What was Dolphus Raymond's role in Harper Lee's novel To Kill a Mockingbird?

Dolphus Raymond's role in To Kill a Mockingbird shows the complexities of living in a racially divided society from the point of view of a white man who intentionally integrates himself into Maycomb's black culture. His words also foreshadow the trial's outcome based on his knowledge of the racial conflicts in Maycomb.

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Dolphus Raymond's role in To Kill a Mockingbird is to provide additional social commentary on Maycomb's prejudiced society, which contributes to the authenticity of the story and enhances Scout's perspective on her community. Although Dolphus Raymond hails from a wealthy family, he is viewed with contempt by his prejudiced neighbors and treated as an outcast in Maycomb's society because he openly associates with black people. Dolphus has several biracial children and prefers to remain in the company of Maycomb's black community, which is considered taboo in the small town. In chapter 20, Dolphus overhears Dill crying and gives him a sip of his Coca-Cola to settle his stomach.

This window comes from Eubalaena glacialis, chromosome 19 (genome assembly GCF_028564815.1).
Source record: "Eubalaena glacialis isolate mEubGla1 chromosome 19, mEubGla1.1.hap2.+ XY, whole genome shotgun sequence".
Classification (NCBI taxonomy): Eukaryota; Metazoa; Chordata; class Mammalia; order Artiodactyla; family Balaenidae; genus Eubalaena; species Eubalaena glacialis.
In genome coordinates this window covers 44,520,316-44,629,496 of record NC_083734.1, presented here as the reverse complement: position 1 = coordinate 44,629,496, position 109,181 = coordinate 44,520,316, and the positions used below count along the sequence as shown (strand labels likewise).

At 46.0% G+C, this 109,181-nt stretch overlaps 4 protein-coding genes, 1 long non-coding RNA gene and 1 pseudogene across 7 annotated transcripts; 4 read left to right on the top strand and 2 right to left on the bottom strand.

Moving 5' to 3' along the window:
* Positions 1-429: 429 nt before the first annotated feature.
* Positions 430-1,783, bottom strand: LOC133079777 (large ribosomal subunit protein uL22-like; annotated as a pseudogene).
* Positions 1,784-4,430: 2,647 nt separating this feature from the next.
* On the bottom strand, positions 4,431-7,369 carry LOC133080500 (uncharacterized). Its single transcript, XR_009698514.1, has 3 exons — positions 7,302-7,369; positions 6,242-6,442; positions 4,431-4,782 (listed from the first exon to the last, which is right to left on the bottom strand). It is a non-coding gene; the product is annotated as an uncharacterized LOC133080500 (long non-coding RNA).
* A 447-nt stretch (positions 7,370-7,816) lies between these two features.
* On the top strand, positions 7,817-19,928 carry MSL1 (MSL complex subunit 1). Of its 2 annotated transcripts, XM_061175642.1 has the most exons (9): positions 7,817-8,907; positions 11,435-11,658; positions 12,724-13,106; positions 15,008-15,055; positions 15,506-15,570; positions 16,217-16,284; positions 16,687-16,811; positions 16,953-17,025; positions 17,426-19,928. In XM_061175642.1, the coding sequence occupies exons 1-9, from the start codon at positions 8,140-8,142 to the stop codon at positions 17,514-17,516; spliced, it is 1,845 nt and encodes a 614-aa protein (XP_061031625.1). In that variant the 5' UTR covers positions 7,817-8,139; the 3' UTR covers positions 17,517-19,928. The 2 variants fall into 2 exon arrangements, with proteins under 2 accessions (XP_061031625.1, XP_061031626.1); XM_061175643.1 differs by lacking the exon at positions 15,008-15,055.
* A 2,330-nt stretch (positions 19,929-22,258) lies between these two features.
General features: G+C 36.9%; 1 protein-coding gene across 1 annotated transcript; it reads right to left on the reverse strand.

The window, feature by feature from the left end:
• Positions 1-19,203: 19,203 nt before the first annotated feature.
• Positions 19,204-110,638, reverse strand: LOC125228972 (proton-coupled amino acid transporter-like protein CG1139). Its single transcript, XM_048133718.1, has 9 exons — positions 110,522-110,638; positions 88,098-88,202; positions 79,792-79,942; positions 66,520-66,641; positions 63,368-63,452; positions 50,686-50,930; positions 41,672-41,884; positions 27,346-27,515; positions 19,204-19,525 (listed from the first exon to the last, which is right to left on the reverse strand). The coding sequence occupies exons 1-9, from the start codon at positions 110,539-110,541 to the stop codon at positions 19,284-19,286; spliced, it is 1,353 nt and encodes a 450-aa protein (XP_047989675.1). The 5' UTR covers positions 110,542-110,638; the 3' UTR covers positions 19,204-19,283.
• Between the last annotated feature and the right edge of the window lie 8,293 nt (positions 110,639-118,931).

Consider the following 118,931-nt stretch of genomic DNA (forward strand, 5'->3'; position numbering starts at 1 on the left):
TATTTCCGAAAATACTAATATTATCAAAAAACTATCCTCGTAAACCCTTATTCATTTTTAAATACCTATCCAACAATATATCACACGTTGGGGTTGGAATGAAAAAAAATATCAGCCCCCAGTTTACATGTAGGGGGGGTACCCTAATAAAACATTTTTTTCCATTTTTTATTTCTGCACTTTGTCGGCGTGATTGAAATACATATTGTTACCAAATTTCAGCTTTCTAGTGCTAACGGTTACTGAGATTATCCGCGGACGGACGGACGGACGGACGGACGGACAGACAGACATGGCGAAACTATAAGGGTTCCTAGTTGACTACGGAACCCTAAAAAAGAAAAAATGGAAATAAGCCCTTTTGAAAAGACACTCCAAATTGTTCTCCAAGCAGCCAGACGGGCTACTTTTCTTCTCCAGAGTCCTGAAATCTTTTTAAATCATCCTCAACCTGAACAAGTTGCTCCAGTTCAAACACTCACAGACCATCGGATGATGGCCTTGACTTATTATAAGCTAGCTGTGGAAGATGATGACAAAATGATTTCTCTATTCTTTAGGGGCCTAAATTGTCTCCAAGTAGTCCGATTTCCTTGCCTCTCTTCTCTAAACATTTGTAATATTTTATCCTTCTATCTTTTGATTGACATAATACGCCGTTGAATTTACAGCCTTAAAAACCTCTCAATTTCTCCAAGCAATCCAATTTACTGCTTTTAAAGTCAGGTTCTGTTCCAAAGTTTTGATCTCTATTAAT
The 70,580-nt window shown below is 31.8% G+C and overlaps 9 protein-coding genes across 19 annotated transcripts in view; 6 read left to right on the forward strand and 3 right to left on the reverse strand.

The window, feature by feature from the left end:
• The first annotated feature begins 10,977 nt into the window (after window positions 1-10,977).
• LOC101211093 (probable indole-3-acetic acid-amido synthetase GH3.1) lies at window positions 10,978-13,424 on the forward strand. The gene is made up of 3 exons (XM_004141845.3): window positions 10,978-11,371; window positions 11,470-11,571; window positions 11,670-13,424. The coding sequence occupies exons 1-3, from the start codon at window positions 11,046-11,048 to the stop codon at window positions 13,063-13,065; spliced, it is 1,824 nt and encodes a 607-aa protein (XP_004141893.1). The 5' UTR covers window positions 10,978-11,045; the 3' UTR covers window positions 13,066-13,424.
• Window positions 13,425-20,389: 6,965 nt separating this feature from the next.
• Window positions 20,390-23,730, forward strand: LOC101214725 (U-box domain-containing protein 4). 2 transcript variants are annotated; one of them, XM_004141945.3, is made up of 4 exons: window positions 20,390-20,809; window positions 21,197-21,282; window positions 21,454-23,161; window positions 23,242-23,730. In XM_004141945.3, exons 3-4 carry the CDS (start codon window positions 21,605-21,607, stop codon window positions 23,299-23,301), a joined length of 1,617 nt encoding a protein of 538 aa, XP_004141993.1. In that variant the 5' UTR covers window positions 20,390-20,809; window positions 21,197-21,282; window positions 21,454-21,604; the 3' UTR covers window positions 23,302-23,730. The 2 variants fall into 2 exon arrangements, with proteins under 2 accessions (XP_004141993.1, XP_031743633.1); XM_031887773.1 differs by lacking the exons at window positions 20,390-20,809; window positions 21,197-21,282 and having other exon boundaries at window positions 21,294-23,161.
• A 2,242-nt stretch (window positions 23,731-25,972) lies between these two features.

The children are shocked to discover that there is not whiskey in Dolphus's brown bag, and Dolphus proceeds to tell them his secret. Dolphus admits that he feigns alcoholism to help folks "latch onto a reason" for his unorthodox behavior. He recognizes that his neighbors do not approve of his lifestyle but refuses to...

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Last Updated by eNotes Editorial on June 1, 2020
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Last Updated by eNotes Editorial on June 3, 2020